It’s that time of year again, when hordes of stars and paparazzi descend on the red carpet for the Emmy Awards. But here at The I Files, we’re focusing on the slightly less well-known and moderately less glamorous News and Documentary Emmys, which feature fewer diamonds but far more muckraking.

We’ve gathered a sampling of some of this year’s most compelling nominees. Our playlist includes videos from The New York Times, CBS, ABC, the BBC, PBS, The Center for Investigative Reporting and several independent filmmakers and features stories ranging from the war in Syria to narwhal hunting in the Arctic.

So sit back, grab your popcorn and voting ballot, and watch some of the best reporting available online. We promise not to ask who you’re wearing.

Highlights include:

The New York Times’ innovative Op-Doc series was nominated for its inaugural season. We’ve highlighted a clip from Laura Poitras’ documentary on a National Security Agency whistle-blower who reveals a top-secret program he created that he says broadly collects Americans’ personal data.

BBC correspondents Ian Pannell and Paul Wood shadow rebel fighters and report on deteriorating conditions in Syria during the ongoing conflict.

CBS’ “60 Minutes” profiles a North Korean man who escaped the prison where he was born and detained for 23 brutal years. He offers a window into a world where three generations of a family are incarcerated if one family member is considered disloyal.

CNN goes inside Mauritania, a country where an estimated 10 to 20 percent of the population lives in slavery.

“In Jennifer’s Room” is a deeply disturbing story about the failure to protect a young woman with severe intellectual disabilities who was living in a state-run care facility in California. This video is part of a CIR reporting package that won George Polk and IRE awards and was a finalist in the Pulitzer Prize’s public service category.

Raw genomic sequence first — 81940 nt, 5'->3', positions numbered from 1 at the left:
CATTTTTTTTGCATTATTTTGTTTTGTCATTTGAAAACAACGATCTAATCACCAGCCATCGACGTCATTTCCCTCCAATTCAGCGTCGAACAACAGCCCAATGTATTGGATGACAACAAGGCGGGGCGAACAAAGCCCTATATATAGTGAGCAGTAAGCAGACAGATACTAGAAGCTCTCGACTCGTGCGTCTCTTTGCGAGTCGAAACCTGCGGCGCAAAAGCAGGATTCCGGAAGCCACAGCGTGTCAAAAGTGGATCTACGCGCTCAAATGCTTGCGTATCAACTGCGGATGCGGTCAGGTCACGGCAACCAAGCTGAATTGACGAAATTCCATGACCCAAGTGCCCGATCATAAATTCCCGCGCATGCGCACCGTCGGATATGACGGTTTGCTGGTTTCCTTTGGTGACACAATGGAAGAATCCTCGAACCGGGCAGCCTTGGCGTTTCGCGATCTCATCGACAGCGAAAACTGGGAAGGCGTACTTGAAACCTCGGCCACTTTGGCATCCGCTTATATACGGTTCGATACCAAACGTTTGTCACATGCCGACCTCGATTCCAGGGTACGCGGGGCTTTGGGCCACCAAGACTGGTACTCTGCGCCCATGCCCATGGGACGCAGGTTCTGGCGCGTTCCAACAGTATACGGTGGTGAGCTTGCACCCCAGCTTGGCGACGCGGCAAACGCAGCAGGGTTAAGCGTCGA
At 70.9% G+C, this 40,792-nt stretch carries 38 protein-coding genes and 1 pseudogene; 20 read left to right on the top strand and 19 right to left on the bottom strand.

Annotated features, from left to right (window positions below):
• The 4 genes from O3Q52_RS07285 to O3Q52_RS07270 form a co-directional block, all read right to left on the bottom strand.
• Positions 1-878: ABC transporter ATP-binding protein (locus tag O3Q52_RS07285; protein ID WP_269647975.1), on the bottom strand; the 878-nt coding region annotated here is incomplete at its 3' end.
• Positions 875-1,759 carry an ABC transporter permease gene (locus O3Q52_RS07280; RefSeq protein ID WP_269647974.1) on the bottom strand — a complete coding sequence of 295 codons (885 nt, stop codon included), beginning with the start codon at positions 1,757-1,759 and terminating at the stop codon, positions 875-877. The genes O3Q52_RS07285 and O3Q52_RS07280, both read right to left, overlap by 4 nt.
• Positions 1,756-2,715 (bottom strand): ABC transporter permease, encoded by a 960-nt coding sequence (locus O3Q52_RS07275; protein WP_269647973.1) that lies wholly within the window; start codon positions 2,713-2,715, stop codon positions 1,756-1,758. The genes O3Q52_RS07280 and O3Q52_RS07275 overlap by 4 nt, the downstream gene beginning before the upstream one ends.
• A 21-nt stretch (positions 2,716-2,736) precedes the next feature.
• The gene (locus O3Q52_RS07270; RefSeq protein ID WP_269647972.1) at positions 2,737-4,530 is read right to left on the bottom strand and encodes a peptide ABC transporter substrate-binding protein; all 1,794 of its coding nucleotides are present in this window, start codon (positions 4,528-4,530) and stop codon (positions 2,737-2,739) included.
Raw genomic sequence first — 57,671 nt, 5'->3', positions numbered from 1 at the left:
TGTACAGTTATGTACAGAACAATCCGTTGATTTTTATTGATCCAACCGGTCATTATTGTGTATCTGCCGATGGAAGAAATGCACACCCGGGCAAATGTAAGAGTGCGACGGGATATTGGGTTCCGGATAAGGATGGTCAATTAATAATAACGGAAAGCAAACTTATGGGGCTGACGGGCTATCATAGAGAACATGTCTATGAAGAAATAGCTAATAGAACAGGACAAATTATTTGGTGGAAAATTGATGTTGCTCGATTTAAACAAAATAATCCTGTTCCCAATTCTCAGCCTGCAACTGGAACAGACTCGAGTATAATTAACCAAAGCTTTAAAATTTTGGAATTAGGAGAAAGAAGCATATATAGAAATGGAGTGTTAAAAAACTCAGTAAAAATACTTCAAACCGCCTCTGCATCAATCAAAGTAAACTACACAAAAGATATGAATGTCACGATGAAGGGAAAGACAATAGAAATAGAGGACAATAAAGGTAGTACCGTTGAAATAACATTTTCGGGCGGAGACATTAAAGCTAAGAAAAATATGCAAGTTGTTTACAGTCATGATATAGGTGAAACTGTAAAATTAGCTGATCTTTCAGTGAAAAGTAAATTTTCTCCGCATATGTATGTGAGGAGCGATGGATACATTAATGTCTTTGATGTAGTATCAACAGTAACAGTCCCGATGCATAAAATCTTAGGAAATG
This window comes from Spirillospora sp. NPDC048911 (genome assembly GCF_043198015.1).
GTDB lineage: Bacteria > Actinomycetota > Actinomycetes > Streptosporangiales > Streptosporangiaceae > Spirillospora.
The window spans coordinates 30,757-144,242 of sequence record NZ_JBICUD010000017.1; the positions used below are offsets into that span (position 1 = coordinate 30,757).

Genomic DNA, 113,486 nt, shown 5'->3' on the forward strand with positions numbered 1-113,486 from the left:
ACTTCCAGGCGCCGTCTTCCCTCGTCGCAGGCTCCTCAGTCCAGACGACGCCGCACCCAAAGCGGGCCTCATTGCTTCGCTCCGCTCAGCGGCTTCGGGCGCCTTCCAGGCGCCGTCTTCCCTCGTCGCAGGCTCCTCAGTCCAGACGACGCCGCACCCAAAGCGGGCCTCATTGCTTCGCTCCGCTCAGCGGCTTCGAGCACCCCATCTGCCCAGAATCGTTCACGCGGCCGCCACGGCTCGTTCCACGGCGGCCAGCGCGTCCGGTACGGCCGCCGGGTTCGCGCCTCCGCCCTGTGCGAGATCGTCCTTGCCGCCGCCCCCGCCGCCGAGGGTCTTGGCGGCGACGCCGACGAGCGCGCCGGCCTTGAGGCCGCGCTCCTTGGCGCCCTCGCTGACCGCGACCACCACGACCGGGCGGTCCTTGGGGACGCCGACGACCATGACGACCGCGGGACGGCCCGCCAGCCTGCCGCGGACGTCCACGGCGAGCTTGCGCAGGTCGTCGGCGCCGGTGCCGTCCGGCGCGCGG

A yearlong New York Times investigation of the U.S. horse racing industry uncovers a pervasive culture of drugs and lax regulation.

This short documentary profiles then-15-year-old Inocente, a homeless teenager who is determined to become an artist despite precarious circumstances and overwhelming odds. “Inocente” won an Oscar earlier this year in the short documentary category.

PBS’ “Need to Know” investigates whether U.S. border agents have been using excessive force in an effort to curb illegal immigration in “Crossing the Line at the Border.”

In “The Interrupters,” PBS FRONTLINE takes an intimate journey into the persistence of violence in American cities.

You can check out the full playlist here before the winners are announced Oct. 1. For a first look at the best videos from across the Web and around the world, take a moment to subscribe to The I Files.

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Amanda Pike (she/her) is the director of the TV and documentary department and executive producer of films and series at Reveal. Under her leadership, The Center for Investigative Reporting garnered its first Academy Award nomination and four national Emmys, among other accolades. She was the executive producer of the inaugural year of the Glassbreaker Films initiative, supporting women in documentary filmmaking and investigative journalism. She has spent the past two decades reporting and producing documentaries for PBS, CBS, ABC, National Geographic, A&E, Lifetime and The Learning Channel, among others. Subjects have ranged from militia members in Utah to young entrepreneurs in Egypt and genocide perpetrators in Cambodia. Pike also has dabbled in fiction filmmaking, producing the short film “On the Assassination of the President,” which premiered at the Sundance Film Festival. She is a graduate of Princeton University and the Columbia Graduate School of Journalism. She is based in Reveal's Emeryville, California, office.